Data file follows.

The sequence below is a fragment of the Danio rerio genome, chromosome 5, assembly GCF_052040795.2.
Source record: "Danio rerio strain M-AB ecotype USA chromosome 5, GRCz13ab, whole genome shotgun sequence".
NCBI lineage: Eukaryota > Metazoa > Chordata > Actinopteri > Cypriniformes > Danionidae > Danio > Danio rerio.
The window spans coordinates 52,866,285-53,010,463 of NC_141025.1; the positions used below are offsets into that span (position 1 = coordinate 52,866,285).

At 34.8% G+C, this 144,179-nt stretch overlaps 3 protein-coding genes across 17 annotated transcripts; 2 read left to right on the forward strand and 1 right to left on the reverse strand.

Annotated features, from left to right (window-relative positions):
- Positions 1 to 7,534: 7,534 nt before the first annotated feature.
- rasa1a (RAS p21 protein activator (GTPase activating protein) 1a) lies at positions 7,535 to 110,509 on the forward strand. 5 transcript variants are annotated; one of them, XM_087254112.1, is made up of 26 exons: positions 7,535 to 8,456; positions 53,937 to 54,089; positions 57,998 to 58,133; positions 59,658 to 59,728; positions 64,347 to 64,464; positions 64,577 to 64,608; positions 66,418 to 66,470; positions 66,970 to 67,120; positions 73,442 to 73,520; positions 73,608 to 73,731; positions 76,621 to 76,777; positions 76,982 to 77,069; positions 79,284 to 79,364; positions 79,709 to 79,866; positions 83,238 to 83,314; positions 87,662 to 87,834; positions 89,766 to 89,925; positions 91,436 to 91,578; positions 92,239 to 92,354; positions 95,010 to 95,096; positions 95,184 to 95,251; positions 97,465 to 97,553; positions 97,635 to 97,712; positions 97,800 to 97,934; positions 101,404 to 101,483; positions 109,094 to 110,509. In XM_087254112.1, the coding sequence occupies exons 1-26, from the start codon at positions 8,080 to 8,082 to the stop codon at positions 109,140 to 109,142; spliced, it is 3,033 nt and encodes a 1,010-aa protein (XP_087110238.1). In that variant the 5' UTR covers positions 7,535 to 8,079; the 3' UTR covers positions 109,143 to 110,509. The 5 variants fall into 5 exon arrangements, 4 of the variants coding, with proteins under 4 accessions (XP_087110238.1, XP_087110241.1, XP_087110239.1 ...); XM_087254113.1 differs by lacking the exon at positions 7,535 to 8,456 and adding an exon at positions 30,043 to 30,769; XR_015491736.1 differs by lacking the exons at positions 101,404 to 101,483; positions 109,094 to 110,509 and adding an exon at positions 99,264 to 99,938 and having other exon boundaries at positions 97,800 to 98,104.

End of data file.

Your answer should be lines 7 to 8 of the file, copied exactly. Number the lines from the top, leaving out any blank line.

- Positions 1 to 7,534: 7,534 nt before the first annotated feature.
- rasa1a (RAS p21 protein activator (GTPase activating protein) 1a) lies at positions 7,535 to 110,509 on the forward strand. 5 transcript variants are annotated; one of them, XM_087254112.1, is made up of 26 exons: positions 7,535 to 8,456; positions 53,937 to 54,089; positions 57,998 to 58,133; positions 59,658 to 59,728; positions 64,347 to 64,464; positions 64,577 to 64,608; positions 66,418 to 66,470; positions 66,970 to 67,120; positions 73,442 to 73,520; positions 73,608 to 73,731; positions 76,621 to 76,777; positions 76,982 to 77,069; positions 79,284 to 79,364; positions 79,709 to 79,866; positions 83,238 to 83,314; positions 87,662 to 87,834; positions 89,766 to 89,925; positions 91,436 to 91,578; positions 92,239 to 92,354; positions 95,010 to 95,096; positions 95,184 to 95,251; positions 97,465 to 97,553; positions 97,635 to 97,712; positions 97,800 to 97,934; positions 101,404 to 101,483; positions 109,094 to 110,509. In XM_087254112.1, the coding sequence occupies exons 1-26, from the start codon at positions 8,080 to 8,082 to the stop codon at positions 109,140 to 109,142; spliced, it is 3,033 nt and encodes a 1,010-aa protein (XP_087110238.1). In that variant the 5' UTR covers positions 7,535 to 8,079; the 3' UTR covers positions 109,143 to 110,509. The 5 variants fall into 5 exon arrangements, 4 of the variants coding, with proteins under 4 accessions (XP_087110238.1, XP_087110241.1, XP_087110239.1 ...); XM_087254113.1 differs by lacking the exon at positions 7,535 to 8,456 and adding an exon at positions 30,043 to 30,769; XR_015491736.1 differs by lacking the exons at positions 101,404 to 101,483; positions 109,094 to 110,509 and adding an exon at positions 99,264 to 99,938 and having other exon boundaries at positions 97,800 to 98,104.